Tuesday, September 4, 2012
Is the Tax Debate just Political Hype?
(An internet search of “income tax breakdown of who pays” brings back 240,000,000 WebPages.)
I would say it is. The old adage the figures lie and liars figure holds true here. The entire debate is around collecting votes not improving America. First let’s look at the figure and then look at the strategy. The top 1% of the wage earners in America pays 40.4% of the total tax revenue bill. The bottom 50% pays in only 2.9%. Forty-five percent of the income earners pay no taxes at all. This rate has been relatively constant since the late 90’s. The variance is about 1% - 3%, give or take. Changes in tax policy don’t seem to affect the actual outcome by much, if at all. This makes it look like the top 1% is being screwed. However, the top 1% only pays at an average rate of 17.6% of their income. This is partly due to the maximum capital gains tax rate of 15%, which brings down the average. The Bottom 50% pays at 17.1% of their income. 75% - 80% of the taxpayers pay more in payroll tax then income tax.
Most studies don’t take into consideration total government tax burden of local, state, and federal taxes, including payroll tax, which constitutes another 10% of the income of the bottom 50%. The real burden on the poor is not the Federal Income Tax system. It’s all of the taxes paid to all government organizations. This 10% does not include sales tax, advalorem tax or property tax (that is included in their rent if applicable). Their 3% federal tax contribution can quickly balloon to over 20% when all taxes are included.
Total share of actual income for the top 1% is only 22.2%. The total share of the bottom 50% is around 12%. Therefore, the rich are paying twice their share in taxes while the poor are paying a third of their share. This seems like a just system, if not totally fair. We have accepted this as the American way for several decades, nothing new for several election cycles.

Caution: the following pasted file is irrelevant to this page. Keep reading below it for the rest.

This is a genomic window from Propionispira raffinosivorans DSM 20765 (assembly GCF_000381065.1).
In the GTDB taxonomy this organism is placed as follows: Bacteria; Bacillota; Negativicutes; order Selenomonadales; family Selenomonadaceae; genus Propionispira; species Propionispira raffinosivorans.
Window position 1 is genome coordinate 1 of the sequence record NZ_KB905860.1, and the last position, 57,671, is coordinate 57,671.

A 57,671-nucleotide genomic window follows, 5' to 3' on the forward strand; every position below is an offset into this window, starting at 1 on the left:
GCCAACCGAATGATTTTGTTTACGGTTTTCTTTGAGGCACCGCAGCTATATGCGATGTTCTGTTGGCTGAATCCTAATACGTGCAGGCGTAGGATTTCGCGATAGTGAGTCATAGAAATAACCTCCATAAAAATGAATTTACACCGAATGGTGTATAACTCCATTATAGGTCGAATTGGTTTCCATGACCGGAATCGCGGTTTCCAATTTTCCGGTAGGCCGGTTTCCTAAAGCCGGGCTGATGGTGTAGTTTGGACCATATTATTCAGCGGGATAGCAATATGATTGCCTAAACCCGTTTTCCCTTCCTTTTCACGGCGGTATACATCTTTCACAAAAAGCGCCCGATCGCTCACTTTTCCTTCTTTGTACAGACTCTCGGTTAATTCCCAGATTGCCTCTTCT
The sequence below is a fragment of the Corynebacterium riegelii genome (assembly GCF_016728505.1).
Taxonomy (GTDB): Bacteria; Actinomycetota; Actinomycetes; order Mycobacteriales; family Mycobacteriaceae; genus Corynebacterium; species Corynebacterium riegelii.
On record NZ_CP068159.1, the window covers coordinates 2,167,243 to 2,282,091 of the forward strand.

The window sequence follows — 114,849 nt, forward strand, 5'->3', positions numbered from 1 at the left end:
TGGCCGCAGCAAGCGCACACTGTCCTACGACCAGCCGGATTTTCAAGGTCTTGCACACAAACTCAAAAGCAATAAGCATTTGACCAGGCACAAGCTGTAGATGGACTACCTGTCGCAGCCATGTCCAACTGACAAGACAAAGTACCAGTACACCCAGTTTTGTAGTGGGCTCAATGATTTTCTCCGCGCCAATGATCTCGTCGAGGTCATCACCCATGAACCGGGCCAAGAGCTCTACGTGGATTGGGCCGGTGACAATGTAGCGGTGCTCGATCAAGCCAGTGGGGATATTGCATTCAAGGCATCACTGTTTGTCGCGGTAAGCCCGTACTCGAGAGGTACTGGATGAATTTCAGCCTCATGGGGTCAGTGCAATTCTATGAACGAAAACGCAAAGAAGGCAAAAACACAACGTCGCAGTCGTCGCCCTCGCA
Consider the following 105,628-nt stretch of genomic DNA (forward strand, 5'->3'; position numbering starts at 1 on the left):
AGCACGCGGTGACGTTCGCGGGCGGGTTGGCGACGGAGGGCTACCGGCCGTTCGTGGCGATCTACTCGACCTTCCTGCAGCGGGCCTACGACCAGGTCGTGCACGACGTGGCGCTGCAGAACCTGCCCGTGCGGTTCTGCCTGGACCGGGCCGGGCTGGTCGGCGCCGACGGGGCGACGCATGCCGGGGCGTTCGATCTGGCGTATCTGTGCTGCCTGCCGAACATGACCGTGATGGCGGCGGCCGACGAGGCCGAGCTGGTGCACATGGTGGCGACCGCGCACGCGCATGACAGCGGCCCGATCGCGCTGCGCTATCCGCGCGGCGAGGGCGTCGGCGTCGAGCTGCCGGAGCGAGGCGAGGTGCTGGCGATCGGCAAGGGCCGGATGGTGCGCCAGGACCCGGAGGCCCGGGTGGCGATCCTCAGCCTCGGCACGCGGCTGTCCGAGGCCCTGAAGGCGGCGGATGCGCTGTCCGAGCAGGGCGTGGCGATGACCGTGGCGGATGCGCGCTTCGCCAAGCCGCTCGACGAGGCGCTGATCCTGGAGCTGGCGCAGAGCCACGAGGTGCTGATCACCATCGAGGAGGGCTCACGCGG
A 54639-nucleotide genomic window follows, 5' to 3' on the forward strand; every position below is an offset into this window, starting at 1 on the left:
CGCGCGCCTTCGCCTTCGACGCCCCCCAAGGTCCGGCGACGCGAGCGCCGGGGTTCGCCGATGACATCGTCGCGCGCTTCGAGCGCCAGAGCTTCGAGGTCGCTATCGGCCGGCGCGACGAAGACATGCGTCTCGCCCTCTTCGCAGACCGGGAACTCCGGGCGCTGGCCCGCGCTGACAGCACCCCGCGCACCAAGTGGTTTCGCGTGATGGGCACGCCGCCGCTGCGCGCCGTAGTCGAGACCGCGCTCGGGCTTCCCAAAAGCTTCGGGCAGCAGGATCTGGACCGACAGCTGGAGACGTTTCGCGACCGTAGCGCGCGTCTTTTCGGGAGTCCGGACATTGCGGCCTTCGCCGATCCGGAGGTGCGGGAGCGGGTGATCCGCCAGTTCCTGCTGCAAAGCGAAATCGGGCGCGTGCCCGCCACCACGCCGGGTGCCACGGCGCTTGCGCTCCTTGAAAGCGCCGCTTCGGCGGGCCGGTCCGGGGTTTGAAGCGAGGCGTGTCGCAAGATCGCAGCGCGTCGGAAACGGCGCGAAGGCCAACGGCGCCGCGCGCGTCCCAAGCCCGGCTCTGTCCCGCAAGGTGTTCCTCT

Here’s the real issue… The group that contributes only 3% of the total tax revenue represents potentially 50% of the voters. This group by the way is growing, up from 40% in 2007. A candidate is not elected through tax revenue; they are elected via the ballot box. If a politician can run on a platform of reducing low income taxes by 33% (real impact is a reduction in tax revenues of 1%) they can garner the allegiance of 50% of the voters. Similarly, that same politician can berate the wealthy as living off of the backs of the poor and only lose 1% of the voters.
Here’s the rub… the 1% can donate a lot of money to the election coffers of the politicians. The reality is that politicians don’t need the voters. If only three votes are cast and they get two of them, they win. In most cases, there are only two candidates for the voters from which to choose, one from the Republican Party and one from the Democratic Party. These parties provide the majority of the funding to run the election campaign. The politician’s allegiance is to their party, not the voter. The can get by without winning over the majority of the voting age population, but they can’t get on the ballot without the support of their party. Rich people know that changes in the tax code doesn’t bother them. They have a staff of smart people that will help them deal with it. The not so rich (PC statement) don’t have the staff.
The top 1% understands political rhetoric, the bottom 50% may or may not. Either way the bottom 50% gets more money in their pockets even if nothing in government changes.